WHZ

AcronymDefinition
WHZWestsaechsische Hochschule Zwickau (German university: West Saxon University of Applied Sciences)
WHZWeight for Height Z-Score (body measurement)
References in periodicals archive ?
Two anthropometric diagnostic methods for diagnosing and referring children with malnutrition for treatment and rehabilitation are MUAC and WHZ.3 To identify MAM and SAM, MUAC of 115-125mm and < 115 mm respectively is used for community screening.4 However, currently it is unclear how MUAC and WHZ are related to each other.
[2] A significant proportion of the children in this study population had wasting (WHZ <-2) and 25.0% had been born prematurely.
The mean (SD) WAZ was 0.44 (1.26), the mean (SD) WHZ was 0.83 (1.28) and the mean (SD) HAZ was -0.24 (1.26).
These former scientific staff members of the WHZ are in leading positions in the Saxon economy today and strengthen the region of Saxony.
Results The frequency of acute malnutrition or wasting (WHZ) among flood affected children was 23.7% as compared to 16.5% among unaffected children while the frequency of underweight (WAZ) in flood affected areas was 42.1% as against 36.8% in unaffected areas (both were not significant).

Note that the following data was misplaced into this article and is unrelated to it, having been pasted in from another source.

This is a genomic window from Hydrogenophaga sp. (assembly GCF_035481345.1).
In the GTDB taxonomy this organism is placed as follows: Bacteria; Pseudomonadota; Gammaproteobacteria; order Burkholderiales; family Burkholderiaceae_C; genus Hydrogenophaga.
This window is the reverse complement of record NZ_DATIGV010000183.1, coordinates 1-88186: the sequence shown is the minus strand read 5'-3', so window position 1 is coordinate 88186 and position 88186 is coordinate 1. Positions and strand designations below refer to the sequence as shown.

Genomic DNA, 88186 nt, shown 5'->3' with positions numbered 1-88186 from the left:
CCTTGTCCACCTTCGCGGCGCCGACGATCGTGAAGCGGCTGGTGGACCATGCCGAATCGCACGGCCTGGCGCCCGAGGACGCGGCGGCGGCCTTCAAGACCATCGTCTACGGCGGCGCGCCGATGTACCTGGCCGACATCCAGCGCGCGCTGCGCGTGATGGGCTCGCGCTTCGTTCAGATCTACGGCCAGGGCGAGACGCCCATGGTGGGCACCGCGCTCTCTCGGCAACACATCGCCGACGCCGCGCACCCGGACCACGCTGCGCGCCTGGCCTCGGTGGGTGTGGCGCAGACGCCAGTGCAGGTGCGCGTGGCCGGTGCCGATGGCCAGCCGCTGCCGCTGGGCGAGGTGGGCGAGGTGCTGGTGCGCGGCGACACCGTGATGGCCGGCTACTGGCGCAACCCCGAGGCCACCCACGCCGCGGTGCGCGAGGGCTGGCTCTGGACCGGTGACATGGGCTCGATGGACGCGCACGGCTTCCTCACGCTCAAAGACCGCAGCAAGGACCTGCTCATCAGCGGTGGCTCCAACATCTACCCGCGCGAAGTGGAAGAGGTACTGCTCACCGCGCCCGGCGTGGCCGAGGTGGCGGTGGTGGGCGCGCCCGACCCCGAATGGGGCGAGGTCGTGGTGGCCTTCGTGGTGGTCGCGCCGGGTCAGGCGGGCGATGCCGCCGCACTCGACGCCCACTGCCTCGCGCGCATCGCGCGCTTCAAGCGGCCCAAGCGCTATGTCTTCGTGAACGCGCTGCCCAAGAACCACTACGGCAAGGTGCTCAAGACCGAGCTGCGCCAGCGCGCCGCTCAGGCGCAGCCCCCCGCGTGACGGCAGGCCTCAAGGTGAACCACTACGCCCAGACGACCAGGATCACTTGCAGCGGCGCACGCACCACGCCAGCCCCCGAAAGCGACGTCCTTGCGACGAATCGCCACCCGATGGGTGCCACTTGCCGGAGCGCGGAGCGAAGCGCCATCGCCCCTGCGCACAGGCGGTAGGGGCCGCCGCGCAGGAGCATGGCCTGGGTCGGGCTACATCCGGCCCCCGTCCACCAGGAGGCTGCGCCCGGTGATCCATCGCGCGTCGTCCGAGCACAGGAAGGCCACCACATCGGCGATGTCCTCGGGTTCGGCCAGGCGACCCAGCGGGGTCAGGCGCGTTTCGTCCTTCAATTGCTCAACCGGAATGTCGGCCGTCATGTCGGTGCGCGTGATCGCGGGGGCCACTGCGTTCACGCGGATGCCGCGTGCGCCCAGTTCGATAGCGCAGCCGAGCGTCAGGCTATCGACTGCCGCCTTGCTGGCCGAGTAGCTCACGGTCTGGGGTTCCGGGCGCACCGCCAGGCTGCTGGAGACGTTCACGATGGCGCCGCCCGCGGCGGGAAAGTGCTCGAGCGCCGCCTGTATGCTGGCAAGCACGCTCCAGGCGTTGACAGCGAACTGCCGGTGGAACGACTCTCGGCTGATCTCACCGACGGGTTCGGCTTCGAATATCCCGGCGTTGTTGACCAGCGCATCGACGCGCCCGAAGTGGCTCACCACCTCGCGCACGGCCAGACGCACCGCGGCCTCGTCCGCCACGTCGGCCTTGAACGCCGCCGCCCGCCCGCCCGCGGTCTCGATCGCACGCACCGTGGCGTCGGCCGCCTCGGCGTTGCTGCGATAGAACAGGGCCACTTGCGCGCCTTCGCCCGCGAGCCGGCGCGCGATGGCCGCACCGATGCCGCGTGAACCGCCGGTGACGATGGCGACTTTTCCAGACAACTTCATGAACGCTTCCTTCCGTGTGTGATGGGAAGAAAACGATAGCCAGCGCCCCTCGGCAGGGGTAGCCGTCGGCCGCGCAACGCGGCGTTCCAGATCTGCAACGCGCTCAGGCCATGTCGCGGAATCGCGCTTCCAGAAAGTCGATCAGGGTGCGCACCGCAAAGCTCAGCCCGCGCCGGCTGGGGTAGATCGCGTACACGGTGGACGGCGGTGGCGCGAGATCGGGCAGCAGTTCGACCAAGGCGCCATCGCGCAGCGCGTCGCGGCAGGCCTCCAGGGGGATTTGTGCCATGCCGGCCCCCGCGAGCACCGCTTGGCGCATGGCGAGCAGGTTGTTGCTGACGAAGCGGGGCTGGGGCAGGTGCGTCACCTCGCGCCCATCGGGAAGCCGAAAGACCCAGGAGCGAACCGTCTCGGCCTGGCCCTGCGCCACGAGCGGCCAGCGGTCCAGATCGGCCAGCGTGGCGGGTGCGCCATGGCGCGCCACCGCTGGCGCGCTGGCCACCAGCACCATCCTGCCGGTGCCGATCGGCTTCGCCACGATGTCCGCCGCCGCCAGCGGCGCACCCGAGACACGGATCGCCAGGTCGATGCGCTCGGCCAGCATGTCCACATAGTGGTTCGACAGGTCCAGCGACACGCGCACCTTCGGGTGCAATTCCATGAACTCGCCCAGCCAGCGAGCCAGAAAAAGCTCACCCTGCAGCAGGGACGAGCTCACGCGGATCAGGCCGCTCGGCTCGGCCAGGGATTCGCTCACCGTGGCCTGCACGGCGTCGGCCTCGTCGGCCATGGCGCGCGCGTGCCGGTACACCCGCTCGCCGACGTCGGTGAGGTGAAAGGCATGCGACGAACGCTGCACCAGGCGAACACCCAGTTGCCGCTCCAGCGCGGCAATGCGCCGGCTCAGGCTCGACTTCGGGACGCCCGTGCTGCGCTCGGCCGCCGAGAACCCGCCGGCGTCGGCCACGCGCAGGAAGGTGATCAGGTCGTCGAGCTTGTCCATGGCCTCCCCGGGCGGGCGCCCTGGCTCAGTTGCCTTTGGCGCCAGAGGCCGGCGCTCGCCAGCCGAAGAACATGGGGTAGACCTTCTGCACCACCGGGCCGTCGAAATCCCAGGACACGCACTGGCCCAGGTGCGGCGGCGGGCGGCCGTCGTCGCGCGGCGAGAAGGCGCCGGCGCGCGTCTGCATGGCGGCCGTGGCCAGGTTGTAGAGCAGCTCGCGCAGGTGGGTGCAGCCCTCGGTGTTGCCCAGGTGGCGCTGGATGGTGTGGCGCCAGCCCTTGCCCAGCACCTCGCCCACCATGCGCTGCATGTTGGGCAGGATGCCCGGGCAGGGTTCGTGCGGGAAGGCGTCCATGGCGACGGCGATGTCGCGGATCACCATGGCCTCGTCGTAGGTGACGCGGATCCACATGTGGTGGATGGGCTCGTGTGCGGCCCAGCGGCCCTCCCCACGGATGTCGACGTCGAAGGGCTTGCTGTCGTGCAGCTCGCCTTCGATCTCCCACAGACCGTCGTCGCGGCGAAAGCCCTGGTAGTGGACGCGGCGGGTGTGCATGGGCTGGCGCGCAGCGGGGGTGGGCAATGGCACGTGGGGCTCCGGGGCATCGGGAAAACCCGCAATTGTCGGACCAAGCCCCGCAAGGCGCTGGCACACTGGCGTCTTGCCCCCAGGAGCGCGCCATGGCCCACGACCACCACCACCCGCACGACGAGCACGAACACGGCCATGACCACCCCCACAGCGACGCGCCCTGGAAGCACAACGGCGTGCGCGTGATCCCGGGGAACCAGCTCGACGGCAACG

Abbreviations ANC: Antenatal care AOR: Adjusted Odds Ratio BMI: Body mass index CI: Confidence Interval COR: Crude Odds Ratio EDHS: Ethiopia Demography and Health Survey ETB: Ethiopian Birr GDP: Gross domestic product HAZ: Height-for-Age IQR: Interquartile Range MI: Micronutrient Initiatives SD: Standard deviation UNICEF: United Nations Children's Fund WAZ: Weight-for-Age WHO: World Health Organization WHZ: Weight-for-Height.
Patterns of the prevalence of stunting (HAZ < -2), underweight (WAZ < -2), wasting (WHZ < -2), overweight, and obesity by age and sex were determined.
Wasting WHZ. According the WHZ, wasting was found in 50.3% (n = 129) of SCA children.
Children who presented oedema as a clinical sign of malnutrition and WHZ above +3 SD were not included in the WHZ analysis.
Z -scores were calculated using the WHO Anthro 3.0.1 software program (WHO Anthro, Geneva, Switzerland), including the weight-for-age Z -score (WAZ), weight-for-height Z -score (WHZ), and length-for-age Z -score (LAZ).
Weight and length/height of each child were compared to the CDC/National Center for Health Statistics (NCHS) growth charts to calculate sex-standardized weight-for-age, height-for-age, and weight-for-height z-scores (WAZ, HAZ, and WHZ, respectively) (Kuczmarski et al.